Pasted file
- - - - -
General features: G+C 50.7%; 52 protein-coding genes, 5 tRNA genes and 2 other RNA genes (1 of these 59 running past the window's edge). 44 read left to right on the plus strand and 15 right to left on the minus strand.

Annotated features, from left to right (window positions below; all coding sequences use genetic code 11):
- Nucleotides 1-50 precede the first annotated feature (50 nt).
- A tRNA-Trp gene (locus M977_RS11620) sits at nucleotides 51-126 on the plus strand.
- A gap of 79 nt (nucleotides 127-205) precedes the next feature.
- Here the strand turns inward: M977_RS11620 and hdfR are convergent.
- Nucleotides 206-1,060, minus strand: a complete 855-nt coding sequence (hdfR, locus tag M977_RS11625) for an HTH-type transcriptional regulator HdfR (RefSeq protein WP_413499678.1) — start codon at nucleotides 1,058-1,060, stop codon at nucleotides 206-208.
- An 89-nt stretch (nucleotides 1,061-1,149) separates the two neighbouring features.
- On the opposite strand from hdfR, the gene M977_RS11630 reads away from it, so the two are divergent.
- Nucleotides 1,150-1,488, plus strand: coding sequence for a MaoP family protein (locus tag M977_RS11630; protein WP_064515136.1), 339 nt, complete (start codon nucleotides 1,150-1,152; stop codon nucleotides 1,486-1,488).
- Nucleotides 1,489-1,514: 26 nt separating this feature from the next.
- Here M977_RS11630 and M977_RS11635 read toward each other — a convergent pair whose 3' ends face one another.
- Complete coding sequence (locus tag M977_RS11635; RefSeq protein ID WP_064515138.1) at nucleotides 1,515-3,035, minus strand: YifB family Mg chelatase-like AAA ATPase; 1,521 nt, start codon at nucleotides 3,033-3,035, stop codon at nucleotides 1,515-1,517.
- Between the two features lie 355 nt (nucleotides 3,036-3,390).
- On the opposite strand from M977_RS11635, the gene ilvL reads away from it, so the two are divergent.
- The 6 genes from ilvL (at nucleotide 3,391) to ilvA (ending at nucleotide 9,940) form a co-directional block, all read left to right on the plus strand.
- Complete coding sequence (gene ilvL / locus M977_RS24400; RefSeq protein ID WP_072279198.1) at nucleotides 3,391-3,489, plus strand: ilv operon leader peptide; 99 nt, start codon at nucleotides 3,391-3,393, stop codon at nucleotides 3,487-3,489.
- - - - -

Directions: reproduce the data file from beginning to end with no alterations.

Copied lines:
General features: G+C 50.7%; 52 protein-coding genes, 5 tRNA genes and 2 other RNA genes (1 of these 59 running past the window's edge). 44 read left to right on the plus strand and 15 right to left on the minus strand.

Annotated features, from left to right (window positions below; all coding sequences use genetic code 11):
- Nucleotides 1-50 precede the first annotated feature (50 nt).
- A tRNA-Trp gene (locus M977_RS11620) sits at nucleotides 51-126 on the plus strand.
- A gap of 79 nt (nucleotides 127-205) precedes the next feature.
- Here the strand turns inward: M977_RS11620 and hdfR are convergent.
- Nucleotides 206-1,060, minus strand: a complete 855-nt coding sequence (hdfR, locus tag M977_RS11625) for an HTH-type transcriptional regulator HdfR (RefSeq protein WP_413499678.1) — start codon at nucleotides 1,058-1,060, stop codon at nucleotides 206-208.
- An 89-nt stretch (nucleotides 1,061-1,149) separates the two neighbouring features.
- On the opposite strand from hdfR, the gene M977_RS11630 reads away from it, so the two are divergent.
- Nucleotides 1,150-1,488, plus strand: coding sequence for a MaoP family protein (locus tag M977_RS11630; protein WP_064515136.1), 339 nt, complete (start codon nucleotides 1,150-1,152; stop codon nucleotides 1,486-1,488).
- Nucleotides 1,489-1,514: 26 nt separating this feature from the next.
- Here M977_RS11630 and M977_RS11635 read toward each other — a convergent pair whose 3' ends face one another.
- Complete coding sequence (locus tag M977_RS11635; RefSeq protein ID WP_064515138.1) at nucleotides 1,515-3,035, minus strand: YifB family Mg chelatase-like AAA ATPase; 1,521 nt, start codon at nucleotides 3,033-3,035, stop codon at nucleotides 1,515-1,517.
- Between the two features lie 355 nt (nucleotides 3,036-3,390).
- On the opposite strand from M977_RS11635, the gene ilvL reads away from it, so the two are divergent.
- The 6 genes from ilvL (at nucleotide 3,391) to ilvA (ending at nucleotide 9,940) form a co-directional block, all read left to right on the plus strand.
- Complete coding sequence (gene ilvL / locus M977_RS24400; RefSeq protein ID WP_072279198.1) at nucleotides 3,391-3,489, plus strand: ilv operon leader peptide; 99 nt, start codon at nucleotides 3,391-3,393, stop codon at nucleotides 3,487-3,489.